Tag Archives: music

Black History Month 2016: Nina Simone

21 Feb

nina-simone2Today I would like to honor and pay tribute to one of my personal heroes, Nina Simone. Simone would have been 83 years old today.  I remember crying my eyes out on April 21, 2003 when I heard that Nina Simone died. I fell in love with her smoky jazz voice so many years ago.  Emeli Sandé credits Simone as one of her major influences

Eunice Kathleen Waymon was born in Tryon, NC, and aspired to be a classical pianist. Despite her prodigious talent, she was denied scholarships and admissions and pursued a career in clubs instead. Eventually signed to Colpix, she was boxed into a pop-jazz mode for a few years. She took the standards she was given and began subverting them with her unique style — she was described as being a piano player, singer, and performer, “separately and simultaneously.” Over the years her stage set became famous for her powerful interpretations and righteous original songs.

Simone’s response to the assassination of Medgar Evers and the bombing of the church in Birmingham that killed four children, was Mississippi GoddamIn Mississippi Goddam, we see Simone taking her place in the civil rights movement. Unlike Dr. King, Simone advocated violence if necessary in order to establish a separate state for African-Americans – who could blame her. You can only feel beaten down so much without building up a great amount of rage. I have such a great admiration for Dr. King for sublimating his rage into non-violent means. The song Backlash Blues was written by her friend Langston Hughes. Simone was also friends with Lorraine Hansberry and turned one of her plays, To Be Young, Gifted and Black into a civil rights song.  In 1972, Aretha Franklin did a cover of that song. The song Don’t Let Me Be Misunderstood was written specifically for Simone. Her version works simultaneously as a love song and a protest song, showing her emotional depth and complexity.

Sadly, it is painfully clear how much we still need Nina Simone’s voice and activism. I suspect she still inspires many of us. Happy Birthday to the national treasure that is Nina Simone.

Advertisements

Happy Birthday, Bonnie Raitt

8 Nov

Bonnie RaittToday Bonnie Raitt turns a very youthful 66 years old. I would like to honor and pay tribute to Bonnie Raitt and thank her for all of her energy in making the world a better place.

Bonnie Raitt is a lifelong activist. Born in California in 1949, Raitt’s parents were both musicians and performers and provided a home full of diverse musical influences. She also developed a strong social conscience early, enrolling in Radcliffe College’s African Studies program.

My plan was to travel to Tanzania, where President Julius Nyerere was creating a government based on democracy and socialism. I wanted to help undo the damage that Western colonialism had done to native cultures around the world. Cambridge was a hotbed of this kind of thinking, and I was thrilled.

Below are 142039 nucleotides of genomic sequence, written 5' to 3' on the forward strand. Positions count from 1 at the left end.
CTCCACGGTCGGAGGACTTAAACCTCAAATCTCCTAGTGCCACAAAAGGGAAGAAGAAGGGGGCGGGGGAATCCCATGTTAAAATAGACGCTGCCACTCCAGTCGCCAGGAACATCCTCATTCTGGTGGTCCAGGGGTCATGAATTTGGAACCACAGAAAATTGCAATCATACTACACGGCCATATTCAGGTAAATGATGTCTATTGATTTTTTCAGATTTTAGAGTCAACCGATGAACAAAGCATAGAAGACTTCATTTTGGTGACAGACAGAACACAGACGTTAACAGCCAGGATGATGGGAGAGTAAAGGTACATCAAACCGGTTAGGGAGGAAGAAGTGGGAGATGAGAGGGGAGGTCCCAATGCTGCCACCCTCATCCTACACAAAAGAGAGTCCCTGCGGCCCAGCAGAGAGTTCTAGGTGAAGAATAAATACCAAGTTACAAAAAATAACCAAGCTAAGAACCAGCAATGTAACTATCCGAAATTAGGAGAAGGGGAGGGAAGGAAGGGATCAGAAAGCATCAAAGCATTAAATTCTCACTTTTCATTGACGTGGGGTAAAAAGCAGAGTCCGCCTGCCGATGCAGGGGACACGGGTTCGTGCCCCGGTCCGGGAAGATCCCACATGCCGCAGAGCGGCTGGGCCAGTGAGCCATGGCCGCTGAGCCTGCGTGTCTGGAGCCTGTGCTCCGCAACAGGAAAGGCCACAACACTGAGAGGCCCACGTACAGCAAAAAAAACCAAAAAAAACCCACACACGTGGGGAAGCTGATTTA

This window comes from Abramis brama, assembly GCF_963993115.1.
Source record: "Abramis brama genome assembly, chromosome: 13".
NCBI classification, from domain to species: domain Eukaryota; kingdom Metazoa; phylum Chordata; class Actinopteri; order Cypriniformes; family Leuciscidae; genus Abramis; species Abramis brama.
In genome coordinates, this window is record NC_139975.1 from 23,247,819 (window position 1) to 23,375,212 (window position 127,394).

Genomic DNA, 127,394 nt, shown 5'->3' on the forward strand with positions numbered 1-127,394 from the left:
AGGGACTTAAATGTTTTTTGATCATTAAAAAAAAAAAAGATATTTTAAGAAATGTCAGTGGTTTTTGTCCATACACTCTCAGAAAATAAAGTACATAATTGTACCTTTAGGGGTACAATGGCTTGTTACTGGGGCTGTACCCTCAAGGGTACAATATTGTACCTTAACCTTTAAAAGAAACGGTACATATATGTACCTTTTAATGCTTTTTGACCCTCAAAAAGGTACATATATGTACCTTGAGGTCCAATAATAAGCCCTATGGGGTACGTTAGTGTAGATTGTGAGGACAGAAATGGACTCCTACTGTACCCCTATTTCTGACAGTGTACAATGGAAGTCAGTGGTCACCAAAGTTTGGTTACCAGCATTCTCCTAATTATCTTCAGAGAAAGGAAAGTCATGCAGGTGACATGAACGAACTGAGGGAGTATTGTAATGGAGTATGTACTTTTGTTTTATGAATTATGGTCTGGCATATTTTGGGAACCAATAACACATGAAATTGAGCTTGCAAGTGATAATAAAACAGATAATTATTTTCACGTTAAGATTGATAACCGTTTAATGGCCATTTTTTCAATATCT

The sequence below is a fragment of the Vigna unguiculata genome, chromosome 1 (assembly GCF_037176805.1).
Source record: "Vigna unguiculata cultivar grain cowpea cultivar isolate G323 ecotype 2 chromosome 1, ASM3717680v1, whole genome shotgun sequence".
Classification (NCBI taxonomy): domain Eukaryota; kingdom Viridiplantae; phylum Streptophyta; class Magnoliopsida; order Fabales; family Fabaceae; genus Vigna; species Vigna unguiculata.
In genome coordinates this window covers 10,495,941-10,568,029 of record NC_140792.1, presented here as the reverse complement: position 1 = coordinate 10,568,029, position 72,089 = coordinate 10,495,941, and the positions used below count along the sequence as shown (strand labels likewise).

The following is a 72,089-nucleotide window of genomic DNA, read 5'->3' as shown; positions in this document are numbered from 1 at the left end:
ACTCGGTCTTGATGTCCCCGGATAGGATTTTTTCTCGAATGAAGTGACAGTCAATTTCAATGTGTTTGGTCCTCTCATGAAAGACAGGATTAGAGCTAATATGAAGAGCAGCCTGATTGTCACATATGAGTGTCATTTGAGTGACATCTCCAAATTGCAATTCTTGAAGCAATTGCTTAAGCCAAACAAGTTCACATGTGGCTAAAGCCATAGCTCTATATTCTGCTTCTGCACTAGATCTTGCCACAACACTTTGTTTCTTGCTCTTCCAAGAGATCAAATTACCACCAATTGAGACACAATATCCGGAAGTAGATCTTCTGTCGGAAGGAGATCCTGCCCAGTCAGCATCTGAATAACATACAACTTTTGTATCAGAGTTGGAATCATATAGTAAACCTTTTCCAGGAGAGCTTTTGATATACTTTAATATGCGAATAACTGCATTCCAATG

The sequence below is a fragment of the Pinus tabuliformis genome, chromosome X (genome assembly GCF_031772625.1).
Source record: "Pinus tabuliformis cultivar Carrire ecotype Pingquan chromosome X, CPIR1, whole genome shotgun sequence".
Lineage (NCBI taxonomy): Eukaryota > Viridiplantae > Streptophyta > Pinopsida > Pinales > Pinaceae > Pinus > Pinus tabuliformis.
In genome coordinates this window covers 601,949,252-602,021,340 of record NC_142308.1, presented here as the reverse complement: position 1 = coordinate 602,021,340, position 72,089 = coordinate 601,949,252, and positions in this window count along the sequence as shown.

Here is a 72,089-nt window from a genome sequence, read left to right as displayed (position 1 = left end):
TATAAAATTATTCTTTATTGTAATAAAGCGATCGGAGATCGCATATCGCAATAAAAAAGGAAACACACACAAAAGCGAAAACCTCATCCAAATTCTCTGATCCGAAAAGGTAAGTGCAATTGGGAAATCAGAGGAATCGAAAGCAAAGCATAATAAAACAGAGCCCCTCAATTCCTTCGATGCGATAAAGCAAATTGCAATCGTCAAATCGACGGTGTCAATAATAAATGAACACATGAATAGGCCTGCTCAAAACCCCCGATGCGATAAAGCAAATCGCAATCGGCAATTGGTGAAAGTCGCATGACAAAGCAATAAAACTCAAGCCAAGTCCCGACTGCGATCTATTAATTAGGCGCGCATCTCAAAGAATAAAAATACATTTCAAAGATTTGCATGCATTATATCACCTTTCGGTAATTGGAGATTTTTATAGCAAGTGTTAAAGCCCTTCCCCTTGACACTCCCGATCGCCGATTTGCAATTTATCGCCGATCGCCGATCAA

I love that she talks about her own privilege and about colonization. While in school, she met and befriended legendary blues promoter Dick Waterman. This sparked her childhood fondness for performing and she quickly found herself enmeshed in the local blues and folk scene. Although she had planned to finish her college education, she had a chance to move to Philadelphia to work with a number of her musical heroes and took it.

While most people are familiar with her Grammy-winning work since 1989’s brilliant Nick Of Time, she had a celebrated muscial career and began releasing critically acclaimed albums in 1971. Her bluesy sound and musical excellence dazzled critics and her core of fans but found little in the way of commercial success. She was eventually dropped by her label, Warner Bros., in a purge that also cost Van Morrison and Arlo Guthrie their contracts. She took the time to regroup and work with her idols, eventually working on a project produced by Don Was. That connection led to the resurgence of her career. Eight albums, nine Grammy’s and a 2000 induction into the Rock’n’Roll Hall of Fame later, she’s still going strong.

Throughout it all, she has been a dedicated activist. Her second album featured a dedication “To the people of North Vietnam…” recognizing the human cost of war. She helped found Musicians United for Safe Energy and has campaigned for numerous causes. It’s quite telling that her website features a prominent ACTIVISM button with numerous links and opportunities for her fans to help make the world a better place.

She also pushes for fairness and equality in her profession. Recognizing that most of the original blues performers were victims of exploitative contracts, she works tirelessly to establish funds for the generation that inspired her. She also recognizes the gender inequities in the music business and has been a vocal part of the Women Who Rock movement. An engaging speaker with a genuine heart, a passionate advocate for social justice, and an amazing musician, I wish you a very happy Birthday! Raitt is another woman I think I could cross the road for; her talent and sense of social justice  make me fall in love with her.

Happy Birthday, Olivia Newton John

26 Sep
5923_31

5923_31

Today is Olivia Newton John’s 67th birthday!  I want to say Happy Birthday and I would like to celebrate a woman whose music has brought me endless joy and whose dedication to social justice inspires me. Olivia Newton-John was born in Cambridge, England in 1948. Her father was a Welsh-born professor and her mother a German Jew whose family fled Germany as the Nazis came to power. (Her mother’s father was Nobel-winning physicist Max Born.) The family moved to Melbourne, Australia when Olivia was six, and it is that country that she considers her home.